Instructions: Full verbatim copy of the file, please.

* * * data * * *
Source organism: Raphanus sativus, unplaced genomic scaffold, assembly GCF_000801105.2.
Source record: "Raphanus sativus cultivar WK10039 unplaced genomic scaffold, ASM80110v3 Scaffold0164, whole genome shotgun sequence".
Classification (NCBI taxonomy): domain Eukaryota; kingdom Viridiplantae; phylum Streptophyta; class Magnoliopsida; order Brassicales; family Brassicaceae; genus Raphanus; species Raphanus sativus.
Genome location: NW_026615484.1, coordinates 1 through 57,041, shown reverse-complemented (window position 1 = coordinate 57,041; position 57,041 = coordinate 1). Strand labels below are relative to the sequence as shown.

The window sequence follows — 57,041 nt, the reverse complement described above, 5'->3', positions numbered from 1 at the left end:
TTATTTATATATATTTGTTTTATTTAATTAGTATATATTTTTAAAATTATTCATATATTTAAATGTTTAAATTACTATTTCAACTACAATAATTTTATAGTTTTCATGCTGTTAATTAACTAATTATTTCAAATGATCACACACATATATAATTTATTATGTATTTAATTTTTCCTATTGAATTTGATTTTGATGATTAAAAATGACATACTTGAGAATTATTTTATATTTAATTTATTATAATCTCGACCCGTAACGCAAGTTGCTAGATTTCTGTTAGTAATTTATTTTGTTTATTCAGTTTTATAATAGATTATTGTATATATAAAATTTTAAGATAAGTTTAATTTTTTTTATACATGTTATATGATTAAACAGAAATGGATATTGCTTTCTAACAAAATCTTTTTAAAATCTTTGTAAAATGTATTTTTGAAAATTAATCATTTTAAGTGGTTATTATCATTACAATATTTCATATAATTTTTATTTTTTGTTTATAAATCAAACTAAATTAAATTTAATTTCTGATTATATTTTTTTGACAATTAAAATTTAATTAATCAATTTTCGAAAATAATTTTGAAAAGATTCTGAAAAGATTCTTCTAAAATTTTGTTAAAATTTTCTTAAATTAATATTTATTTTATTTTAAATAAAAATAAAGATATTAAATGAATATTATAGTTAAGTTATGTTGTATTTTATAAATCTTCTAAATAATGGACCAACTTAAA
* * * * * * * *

Source organism: Raphanus sativus, unplaced genomic scaffold, assembly GCF_000801105.2.
Source record: "Raphanus sativus cultivar WK10039 unplaced genomic scaffold, ASM80110v3 Scaffold0164, whole genome shotgun sequence".
Classification (NCBI taxonomy): domain Eukaryota; kingdom Viridiplantae; phylum Streptophyta; class Magnoliopsida; order Brassicales; family Brassicaceae; genus Raphanus; species Raphanus sativus.
Genome location: NW_026615484.1, coordinates 1 through 57,041, shown reverse-complemented (window position 1 = coordinate 57,041; position 57,041 = coordinate 1). Strand labels below are relative to the sequence as shown.

The window sequence follows — 57,041 nt, the reverse complement described above, 5'->3', positions numbered from 1 at the left end:
TTATTTATATATATTTGTTTTATTTAATTAGTATATATTTTTAAAATTATTCATATATTTAAATGTTTAAATTACTATTTCAACTACAATAATTTTATAGTTTTCATGCTGTTAATTAACTAATTATTTCAAATGATCACACACATATATAATTTATTATGTATTTAATTTTTCCTATTGAATTTGATTTTGATGATTAAAAATGACATACTTGAGAATTATTTTATATTTAATTTATTATAATCTCGACCCGTAACGCAAGTTGCTAGATTTCTGTTAGTAATTTATTTTGTTTATTCAGTTTTATAATAGATTATTGTATATATAAAATTTTAAGATAAGTTTAATTTTTTTTATACATGTTATATGATTAAACAGAAATGGATATTGCTTTCTAACAAAATCTTTTTAAAATCTTTGTAAAATGTATTTTTGAAAATTAATCATTTTAAGTGGTTATTATCATTACAATATTTCATATAATTTTTATTTTTTGTTTATAAATCAAACTAAATTAAATTTAATTTCTGATTATATTTTTTTGACAATTAAAATTTAATTAATCAATTTTCGAAAATAATTTTGAAAAGATTCTGAAAAGATTCTTCTAAAATTTTGTTAAAATTTTCTTAAATTAATATTTATTTTATTTTAAATAAAAATAAAGATATTAAATGAATATTATAGTTAAGTTATGTTGTATTTTATAAATCTTCTAAATAATGGACCAACTTAAA